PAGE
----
Waiting for Godot, however, contains no straightforward message. Its humor comes directly from hit and miss banter and character actions. Best exemplified in this stage direction: "Estragon takes Vladimir's hat. Vladimir adjusts Lucky's Hat on his head. Estragon puts on Vladimir's hat in place of his own which he gives to Vladimir. Vladimir takes Estragon's hat. Estragon adjusts Vladimir's hat on his head. Vladimir puts on Estragon's hat in place of Lucky's which he hands to Estragon." (Beckett 80). While these actions contain some slapstick style humor, there is no real intention to the hat madness, and after eight or so rounds of the exchanging, you begin to wonder what the point is. A understandable message must be obtained for the true comedy of the work to come out.


dark humor
dark humor


How do we define dark comedy?
Humor is far too subjective of a topic for a true delineation to be made between what is funny and what is not. The truth of the matter is that there are so many types of humor that endless lists of categories must be made to fit them all. One of the most debated categories is dark humor. With the previous aspects of humor in mind, dark humor most often contains a dull or even scary/sad setting as well as some sort of message that in in no way comedic in nature, but the context of the work contrasts this message. A good way to grasp this to think of a time anything unfortunate has ever happened to you, this could be spraining your ankle in a relaxed ultimate frisbee practice, not understanding a joke everyone else gets, or zoning out during a government lecture only to be brought back to reality by a question from the teacher that you didn't hear (to name a few from my recent experiences). The seriousness of the situation is not observed by the person enduring it, it takes contrasting point of views to find the humor in them.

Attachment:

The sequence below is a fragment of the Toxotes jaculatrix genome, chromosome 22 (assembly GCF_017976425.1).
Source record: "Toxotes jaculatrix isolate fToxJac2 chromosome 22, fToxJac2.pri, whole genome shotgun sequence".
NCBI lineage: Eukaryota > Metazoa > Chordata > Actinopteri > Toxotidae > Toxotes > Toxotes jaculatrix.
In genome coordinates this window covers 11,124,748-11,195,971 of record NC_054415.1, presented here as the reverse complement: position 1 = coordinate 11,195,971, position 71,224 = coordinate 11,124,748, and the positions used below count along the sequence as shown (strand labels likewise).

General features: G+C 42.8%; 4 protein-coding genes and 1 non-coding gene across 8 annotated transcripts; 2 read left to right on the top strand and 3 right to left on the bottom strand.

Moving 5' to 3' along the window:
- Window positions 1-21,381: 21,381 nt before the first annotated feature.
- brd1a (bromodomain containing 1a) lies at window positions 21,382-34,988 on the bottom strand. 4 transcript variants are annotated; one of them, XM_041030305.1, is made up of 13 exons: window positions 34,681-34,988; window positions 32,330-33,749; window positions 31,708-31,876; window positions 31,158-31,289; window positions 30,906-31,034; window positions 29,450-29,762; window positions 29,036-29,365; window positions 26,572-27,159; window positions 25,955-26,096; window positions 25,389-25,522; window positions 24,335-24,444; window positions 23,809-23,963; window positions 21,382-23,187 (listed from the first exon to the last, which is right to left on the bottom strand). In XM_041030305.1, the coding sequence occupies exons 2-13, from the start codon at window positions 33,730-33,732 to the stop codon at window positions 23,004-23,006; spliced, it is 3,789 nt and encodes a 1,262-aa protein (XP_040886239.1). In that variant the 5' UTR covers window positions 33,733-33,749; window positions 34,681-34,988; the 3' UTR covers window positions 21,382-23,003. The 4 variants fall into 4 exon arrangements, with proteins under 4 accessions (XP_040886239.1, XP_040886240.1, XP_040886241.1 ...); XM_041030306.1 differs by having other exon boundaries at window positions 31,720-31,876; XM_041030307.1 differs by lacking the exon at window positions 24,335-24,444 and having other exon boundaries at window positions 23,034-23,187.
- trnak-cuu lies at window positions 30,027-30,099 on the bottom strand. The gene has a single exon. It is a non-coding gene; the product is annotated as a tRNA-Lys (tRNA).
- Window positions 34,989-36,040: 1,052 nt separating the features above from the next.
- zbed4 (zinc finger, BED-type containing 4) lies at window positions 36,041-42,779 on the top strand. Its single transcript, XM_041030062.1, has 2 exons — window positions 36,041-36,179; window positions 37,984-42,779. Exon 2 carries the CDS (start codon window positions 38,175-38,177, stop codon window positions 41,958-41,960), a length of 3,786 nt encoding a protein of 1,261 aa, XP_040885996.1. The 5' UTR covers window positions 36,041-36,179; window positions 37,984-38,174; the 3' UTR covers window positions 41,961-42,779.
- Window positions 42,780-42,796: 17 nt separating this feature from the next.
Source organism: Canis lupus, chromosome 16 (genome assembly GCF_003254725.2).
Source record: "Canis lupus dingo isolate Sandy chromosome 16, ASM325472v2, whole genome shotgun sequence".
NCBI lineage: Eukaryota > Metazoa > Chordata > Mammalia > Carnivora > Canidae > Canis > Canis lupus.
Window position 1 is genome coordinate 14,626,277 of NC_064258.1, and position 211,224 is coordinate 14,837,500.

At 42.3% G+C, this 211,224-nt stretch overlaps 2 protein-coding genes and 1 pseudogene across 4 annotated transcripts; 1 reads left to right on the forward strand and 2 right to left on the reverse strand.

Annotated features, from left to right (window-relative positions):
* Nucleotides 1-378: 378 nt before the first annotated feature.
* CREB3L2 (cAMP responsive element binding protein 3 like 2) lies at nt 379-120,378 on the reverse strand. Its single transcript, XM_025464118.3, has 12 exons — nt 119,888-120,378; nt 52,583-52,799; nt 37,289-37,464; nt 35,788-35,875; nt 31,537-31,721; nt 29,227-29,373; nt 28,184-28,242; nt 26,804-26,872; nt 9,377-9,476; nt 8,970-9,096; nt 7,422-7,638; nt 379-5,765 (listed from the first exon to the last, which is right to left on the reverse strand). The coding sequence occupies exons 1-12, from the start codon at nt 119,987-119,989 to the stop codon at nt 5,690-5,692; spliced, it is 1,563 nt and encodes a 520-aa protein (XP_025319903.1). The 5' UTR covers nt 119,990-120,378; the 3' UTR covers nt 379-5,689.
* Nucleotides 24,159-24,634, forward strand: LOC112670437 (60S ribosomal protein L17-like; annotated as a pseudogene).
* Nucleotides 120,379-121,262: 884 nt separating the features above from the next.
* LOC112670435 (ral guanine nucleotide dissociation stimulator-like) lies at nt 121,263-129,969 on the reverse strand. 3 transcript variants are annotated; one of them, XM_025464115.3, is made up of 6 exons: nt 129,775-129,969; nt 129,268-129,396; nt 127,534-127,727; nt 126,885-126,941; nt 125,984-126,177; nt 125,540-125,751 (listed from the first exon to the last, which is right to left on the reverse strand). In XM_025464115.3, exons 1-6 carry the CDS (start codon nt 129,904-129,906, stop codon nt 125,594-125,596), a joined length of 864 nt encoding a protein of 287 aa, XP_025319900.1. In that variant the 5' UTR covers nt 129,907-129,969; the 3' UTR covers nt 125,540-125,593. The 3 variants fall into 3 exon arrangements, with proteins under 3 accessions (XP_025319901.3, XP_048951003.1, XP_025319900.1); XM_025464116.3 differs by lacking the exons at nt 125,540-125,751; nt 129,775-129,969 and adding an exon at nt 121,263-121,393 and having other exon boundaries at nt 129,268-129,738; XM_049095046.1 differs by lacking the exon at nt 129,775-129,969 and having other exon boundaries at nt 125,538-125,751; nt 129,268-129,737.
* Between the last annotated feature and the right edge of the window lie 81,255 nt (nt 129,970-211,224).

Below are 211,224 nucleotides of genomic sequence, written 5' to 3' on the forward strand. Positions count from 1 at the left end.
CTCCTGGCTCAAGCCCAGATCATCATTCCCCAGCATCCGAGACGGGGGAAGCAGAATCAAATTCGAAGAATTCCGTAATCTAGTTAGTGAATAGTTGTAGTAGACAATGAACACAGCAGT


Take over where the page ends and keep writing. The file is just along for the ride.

The following examples also help clarify this concept:




This song by Warren Zevon is upbeat and catchy. At first glance there is nothing wrong with it. However, upon closer inspection, the song is actually an attack on the dominant corporate and wealthy class of London and contains that negative message that is so vital in dark comedy. with lyrics like, "You'd better stay away from him, he'll rip your lungs out, Jim. I'd like to meet his tailor." (Zevon) both the humor and the dark nature of the song are seen. It is the contrasting lighthearted lyrics and general tonality of the song that place this song under the category of dark humor.
comic gas prices, gas station, comic, dark humor, cut off arms and legs, cost a arm and a leg, gasoline, fat vender, cartoon, silly
comic gas prices, gas station, comic, dark humor, cut off arms and legs, cost a arm and a leg, gasoline, fat vender, cartoon, silly
Putting a humorous twist on a topic that is ever present in our economy and in our lives, this is a perfect example of dark comedy.

Works Cited

Beckett, Samuel. Waiting for Godot. New York, NY: Grove Press, Inc, 1954. Print.

"Comedy Tragedy Masks." Greek Tragedy. Web. 13 Apr 2011. <http://ramparts360.com/uncategorized/greek-tragedy/>


"Dark Humor." Dead Caterpillar. Web. 13 Apr 2011. <http://www.deadcaterpillar.com/dark-humor-some-laugh-some-cry/>.

"Gas Prices of the Future." Scheppel's Blog. Web. 13 Apr 2011. <http://scheppel.wordpress.com/category/artwork/cartoons/>.

Kafka, Franz. The Metamorphosis. Translated. Schocken Books, Inc., 1972. Print

"metamorphosis2." If I Was Gregor Samsa. Web. 13 Apr 2011. <http://carolc13.wordpress.com/tag/gregor-samsa/>.

Voltaire. Candide. Translted. New York, NY: Penguin Group, 2005. Print.

"Waiting for Godot (2001)- Hat Swapping Scene."Youtube. Web. 13 Apr 2011.

"Warren Zevon- Werewolves of London." Youtube. Web. 13 Apr 2011.